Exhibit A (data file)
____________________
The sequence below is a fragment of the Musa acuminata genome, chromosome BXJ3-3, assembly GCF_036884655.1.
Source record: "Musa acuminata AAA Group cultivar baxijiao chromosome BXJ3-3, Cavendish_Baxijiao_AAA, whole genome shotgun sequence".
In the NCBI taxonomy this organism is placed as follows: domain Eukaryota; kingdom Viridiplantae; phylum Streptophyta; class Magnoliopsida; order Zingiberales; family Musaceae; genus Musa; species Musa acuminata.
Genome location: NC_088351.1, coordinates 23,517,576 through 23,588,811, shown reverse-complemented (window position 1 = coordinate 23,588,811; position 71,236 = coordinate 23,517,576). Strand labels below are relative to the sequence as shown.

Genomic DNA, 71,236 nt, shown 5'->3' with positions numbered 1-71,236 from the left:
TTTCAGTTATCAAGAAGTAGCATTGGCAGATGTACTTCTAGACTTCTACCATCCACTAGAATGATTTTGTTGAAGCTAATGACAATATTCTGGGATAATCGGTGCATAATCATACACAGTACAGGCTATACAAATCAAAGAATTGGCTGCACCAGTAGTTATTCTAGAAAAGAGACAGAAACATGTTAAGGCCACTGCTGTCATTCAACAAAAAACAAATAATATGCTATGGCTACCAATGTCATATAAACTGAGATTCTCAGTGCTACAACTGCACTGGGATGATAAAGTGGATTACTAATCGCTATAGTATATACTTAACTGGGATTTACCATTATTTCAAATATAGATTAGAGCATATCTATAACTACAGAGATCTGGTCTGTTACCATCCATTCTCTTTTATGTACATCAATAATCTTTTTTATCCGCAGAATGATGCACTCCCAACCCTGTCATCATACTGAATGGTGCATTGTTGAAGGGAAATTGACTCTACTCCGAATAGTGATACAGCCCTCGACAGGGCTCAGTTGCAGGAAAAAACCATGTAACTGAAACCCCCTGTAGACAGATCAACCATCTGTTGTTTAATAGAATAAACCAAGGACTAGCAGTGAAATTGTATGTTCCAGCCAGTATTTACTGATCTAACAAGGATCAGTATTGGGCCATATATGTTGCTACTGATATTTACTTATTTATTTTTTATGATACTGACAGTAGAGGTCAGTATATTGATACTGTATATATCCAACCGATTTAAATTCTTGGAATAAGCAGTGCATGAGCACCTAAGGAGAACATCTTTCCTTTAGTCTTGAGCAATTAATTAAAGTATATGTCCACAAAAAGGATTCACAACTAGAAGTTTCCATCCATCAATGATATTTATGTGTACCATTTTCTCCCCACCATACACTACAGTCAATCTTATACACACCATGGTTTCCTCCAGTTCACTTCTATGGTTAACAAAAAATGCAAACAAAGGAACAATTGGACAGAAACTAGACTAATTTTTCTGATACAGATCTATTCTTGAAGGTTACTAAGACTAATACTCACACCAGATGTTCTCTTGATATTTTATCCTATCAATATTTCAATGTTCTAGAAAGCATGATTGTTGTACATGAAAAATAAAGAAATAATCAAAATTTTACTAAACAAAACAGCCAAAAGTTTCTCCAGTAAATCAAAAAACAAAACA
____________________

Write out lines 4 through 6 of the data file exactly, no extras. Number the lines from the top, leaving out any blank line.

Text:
Genome location: NC_088351.1, coordinates 23,517,576 through 23,588,811, shown reverse-complemented (window position 1 = coordinate 23,588,811; position 71,236 = coordinate 23,517,576). Strand labels below are relative to the sequence as shown.

Genomic DNA, 71,236 nt, shown 5'->3' with positions numbered 1-71,236 from the left:
TTTCAGTTATCAAGAAGTAGCATTGGCAGATGTACTTCTAGACTTCTACCATCCACTAGAATGATTTTGTTGAAGCTAATGACAATATTCTGGGATAATCGGTGCATAATCATACACAGTACAGGCTATACAAATCAAAGAATTGGCTGCACCAGTAGTTATTCTAGAAAAGAGACAGAAACATGTTAAGGCCACTGCTGTCATTCAACAAAAAACAAATAATATGCTATGGCTACCAATGTCATATAAACTGAGATTCTCAGTGCTACAACTGCACTGGGATGATAAAGTGGATTACTAATCGCTATAGTATATACTTAACTGGGATTTACCATTATTTCAAATATAGATTAGAGCATATCTATAACTACAGAGATCTGGTCTGTTACCATCCATTCTCTTTTATGTACATCAATAATCTTTTTTATCCGCAGAATGATGCACTCCCAACCCTGTCATCATACTGAATGGTGCATTGTTGAAGGGAAATTGACTCTACTCCGAATAGTGATACAGCCCTCGACAGGGCTCAGTTGCAGGAAAAAACCATGTAACTGAAACCCCCTGTAGACAGATCAACCATCTGTTGTTTAATAGAATAAACCAAGGACTAGCAGTGAAATTGTATGTTCCAGCCAGTATTTACTGATCTAACAAGGATCAGTATTGGGCCATATATGTTGCTACTGATATTTACTTATTTATTTTTTATGATACTGACAGTAGAGGTCAGTATATTGATACTGTATATATCCAACCGATTTAAATTCTTGGAATAAGCAGTGCATGAGCACCTAAGGAGAACATCTTTCCTTTAGTCTTGAGCAATTAATTAAAGTATATGTCCACAAAAAGGATTCACAACTAGAAGTTTCCATCCATCAATGATATTTATGTGTACCATTTTCTCCCCACCATACACTACAGTCAATCTTATACACACCATGGTTTCCTCCAGTTCACTTCTATGGTTAACAAAAAATGCAAACAAAGGAACAATTGGACAGAAACTAGACTAATTTTTCTGATACAGATCTATTCTTGAAGGTTACTAAGACTAATACTCACACCAGATGTTCTCTTGATATTTTATCCTATCAATATTTCAATGTTCTAGAAAGCATGATTGTTGTACATGAAAAATAAAGAAATAATCAAAATTTTACTAAACAAAACAGCCAAAAGTTTCTCCAGTAAATCAAAAAACAAAACA